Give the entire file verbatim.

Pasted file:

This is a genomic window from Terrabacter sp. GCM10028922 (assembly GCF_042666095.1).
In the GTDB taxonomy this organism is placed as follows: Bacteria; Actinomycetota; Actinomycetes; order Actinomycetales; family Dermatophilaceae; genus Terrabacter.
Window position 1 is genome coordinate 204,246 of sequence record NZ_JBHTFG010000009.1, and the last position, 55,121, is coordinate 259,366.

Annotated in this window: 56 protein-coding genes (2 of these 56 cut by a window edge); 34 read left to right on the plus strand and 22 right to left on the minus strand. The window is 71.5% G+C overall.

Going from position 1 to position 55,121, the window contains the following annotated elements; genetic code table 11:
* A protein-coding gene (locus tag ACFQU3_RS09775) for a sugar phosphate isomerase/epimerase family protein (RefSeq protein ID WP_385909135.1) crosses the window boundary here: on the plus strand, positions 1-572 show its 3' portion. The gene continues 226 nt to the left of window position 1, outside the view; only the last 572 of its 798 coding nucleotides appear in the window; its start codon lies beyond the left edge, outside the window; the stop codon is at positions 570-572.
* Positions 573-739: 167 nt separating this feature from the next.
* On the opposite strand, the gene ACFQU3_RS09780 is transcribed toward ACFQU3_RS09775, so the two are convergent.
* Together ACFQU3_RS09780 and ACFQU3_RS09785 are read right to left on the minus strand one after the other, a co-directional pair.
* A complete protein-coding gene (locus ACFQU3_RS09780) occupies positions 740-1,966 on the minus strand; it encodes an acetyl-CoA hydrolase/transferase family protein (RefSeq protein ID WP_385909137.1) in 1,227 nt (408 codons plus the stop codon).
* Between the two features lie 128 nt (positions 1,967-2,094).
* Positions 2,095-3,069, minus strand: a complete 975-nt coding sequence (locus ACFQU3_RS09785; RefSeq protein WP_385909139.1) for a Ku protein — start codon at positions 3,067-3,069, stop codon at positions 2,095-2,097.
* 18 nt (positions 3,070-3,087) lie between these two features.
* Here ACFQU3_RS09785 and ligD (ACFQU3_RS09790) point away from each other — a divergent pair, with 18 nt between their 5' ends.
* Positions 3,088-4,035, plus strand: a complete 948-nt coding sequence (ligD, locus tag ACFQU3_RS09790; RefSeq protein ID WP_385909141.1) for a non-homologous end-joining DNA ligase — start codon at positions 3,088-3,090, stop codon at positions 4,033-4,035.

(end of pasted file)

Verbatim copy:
This is a genomic window from Terrabacter sp. GCM10028922 (assembly GCF_042666095.1).
In the GTDB taxonomy this organism is placed as follows: Bacteria; Actinomycetota; Actinomycetes; order Actinomycetales; family Dermatophilaceae; genus Terrabacter.
Window position 1 is genome coordinate 204,246 of sequence record NZ_JBHTFG010000009.1, and the last position, 55,121, is coordinate 259,366.

Annotated in this window: 56 protein-coding genes (2 of these 56 cut by a window edge); 34 read left to right on the plus strand and 22 right to left on the minus strand. The window is 71.5% G+C overall.

Going from position 1 to position 55,121, the window contains the following annotated elements; genetic code table 11:
* A protein-coding gene (locus tag ACFQU3_RS09775) for a sugar phosphate isomerase/epimerase family protein (RefSeq protein ID WP_385909135.1) crosses the window boundary here: on the plus strand, positions 1-572 show its 3' portion. The gene continues 226 nt to the left of window position 1, outside the view; only the last 572 of its 798 coding nucleotides appear in the window; its start codon lies beyond the left edge, outside the window; the stop codon is at positions 570-572.
* Positions 573-739: 167 nt separating this feature from the next.
* On the opposite strand, the gene ACFQU3_RS09780 is transcribed toward ACFQU3_RS09775, so the two are convergent.
* Together ACFQU3_RS09780 and ACFQU3_RS09785 are read right to left on the minus strand one after the other, a co-directional pair.
* A complete protein-coding gene (locus ACFQU3_RS09780) occupies positions 740-1,966 on the minus strand; it encodes an acetyl-CoA hydrolase/transferase family protein (RefSeq protein ID WP_385909137.1) in 1,227 nt (408 codons plus the stop codon).
* Between the two features lie 128 nt (positions 1,967-2,094).
* Positions 2,095-3,069, minus strand: a complete 975-nt coding sequence (locus ACFQU3_RS09785; RefSeq protein WP_385909139.1) for a Ku protein — start codon at positions 3,067-3,069, stop codon at positions 2,095-2,097.
* 18 nt (positions 3,070-3,087) lie between these two features.
* Here ACFQU3_RS09785 and ligD (ACFQU3_RS09790) point away from each other — a divergent pair, with 18 nt between their 5' ends.
* Positions 3,088-4,035, plus strand: a complete 948-nt coding sequence (ligD, locus tag ACFQU3_RS09790; RefSeq protein ID WP_385909141.1) for a non-homologous end-joining DNA ligase — start codon at positions 3,088-3,090, stop codon at positions 4,033-4,035.